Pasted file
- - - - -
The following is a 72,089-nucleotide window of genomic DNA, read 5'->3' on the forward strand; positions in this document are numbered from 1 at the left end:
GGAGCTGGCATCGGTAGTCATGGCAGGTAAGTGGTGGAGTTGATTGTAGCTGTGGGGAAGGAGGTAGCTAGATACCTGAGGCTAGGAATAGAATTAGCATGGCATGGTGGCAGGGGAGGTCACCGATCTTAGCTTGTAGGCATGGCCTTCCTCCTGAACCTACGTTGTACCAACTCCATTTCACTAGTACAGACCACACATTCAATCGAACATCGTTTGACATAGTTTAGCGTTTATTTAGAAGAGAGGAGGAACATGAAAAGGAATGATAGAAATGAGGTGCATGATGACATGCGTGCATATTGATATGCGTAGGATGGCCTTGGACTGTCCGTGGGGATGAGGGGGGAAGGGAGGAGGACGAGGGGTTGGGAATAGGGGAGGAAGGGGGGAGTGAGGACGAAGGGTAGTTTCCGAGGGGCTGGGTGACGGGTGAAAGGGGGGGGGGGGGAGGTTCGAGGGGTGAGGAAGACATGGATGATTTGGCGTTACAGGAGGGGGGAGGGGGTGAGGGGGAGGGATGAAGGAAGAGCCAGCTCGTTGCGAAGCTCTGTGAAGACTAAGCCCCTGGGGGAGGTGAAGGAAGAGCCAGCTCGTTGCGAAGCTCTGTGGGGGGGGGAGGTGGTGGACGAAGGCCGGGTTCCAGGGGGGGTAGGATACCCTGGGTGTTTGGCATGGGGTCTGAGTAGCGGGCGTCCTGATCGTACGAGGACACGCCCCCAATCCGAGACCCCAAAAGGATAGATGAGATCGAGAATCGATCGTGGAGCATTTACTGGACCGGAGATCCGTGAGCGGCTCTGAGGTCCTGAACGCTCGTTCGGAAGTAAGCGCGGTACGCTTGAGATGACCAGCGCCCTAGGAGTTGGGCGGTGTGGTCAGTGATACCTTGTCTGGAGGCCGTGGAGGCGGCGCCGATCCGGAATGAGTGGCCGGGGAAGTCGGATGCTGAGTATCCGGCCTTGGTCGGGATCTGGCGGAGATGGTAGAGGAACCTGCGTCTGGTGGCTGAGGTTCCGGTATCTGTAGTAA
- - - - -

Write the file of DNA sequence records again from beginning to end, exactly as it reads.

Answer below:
The following is a 72,089-nucleotide window of genomic DNA, read 5'->3' on the forward strand; positions in this document are numbered from 1 at the left end:
GGAGCTGGCATCGGTAGTCATGGCAGGTAAGTGGTGGAGTTGATTGTAGCTGTGGGGAAGGAGGTAGCTAGATACCTGAGGCTAGGAATAGAATTAGCATGGCATGGTGGCAGGGGAGGTCACCGATCTTAGCTTGTAGGCATGGCCTTCCTCCTGAACCTACGTTGTACCAACTCCATTTCACTAGTACAGACCACACATTCAATCGAACATCGTTTGACATAGTTTAGCGTTTATTTAGAAGAGAGGAGGAACATGAAAAGGAATGATAGAAATGAGGTGCATGATGACATGCGTGCATATTGATATGCGTAGGATGGCCTTGGACTGTCCGTGGGGATGAGGGGGGAAGGGAGGAGGACGAGGGGTTGGGAATAGGGGAGGAAGGGGGGAGTGAGGACGAAGGGTAGTTTCCGAGGGGCTGGGTGACGGGTGAAAGGGGGGGGGGGGGAGGTTCGAGGGGTGAGGAAGACATGGATGATTTGGCGTTACAGGAGGGGGGAGGGGGTGAGGGGGAGGGATGAAGGAAGAGCCAGCTCGTTGCGAAGCTCTGTGAAGACTAAGCCCCTGGGGGAGGTGAAGGAAGAGCCAGCTCGTTGCGAAGCTCTGTGGGGGGGGGAGGTGGTGGACGAAGGCCGGGTTCCAGGGGGGGTAGGATACCCTGGGTGTTTGGCATGGGGTCTGAGTAGCGGGCGTCCTGATCGTACGAGGACACGCCCCCAATCCGAGACCCCAAAAGGATAGATGAGATCGAGAATCGATCGTGGAGCATTTACTGGACCGGAGATCCGTGAGCGGCTCTGAGGTCCTGAACGCTCGTTCGGAAGTAAGCGCGGTACGCTTGAGATGACCAGCGCCCTAGGAGTTGGGCGGTGTGGTCAGTGATACCTTGTCTGGAGGCCGTGGAGGCGGCGCCGATCCGGAATGAGTGGCCGGGGAAGTCGGATGCTGAGTATCCGGCCTTGGTCGGGATCTGGCGGAGATGGTAGAGGAACCTGCGTCTGGTGGCTGAGGTTCCGGTATCTGTAGTAA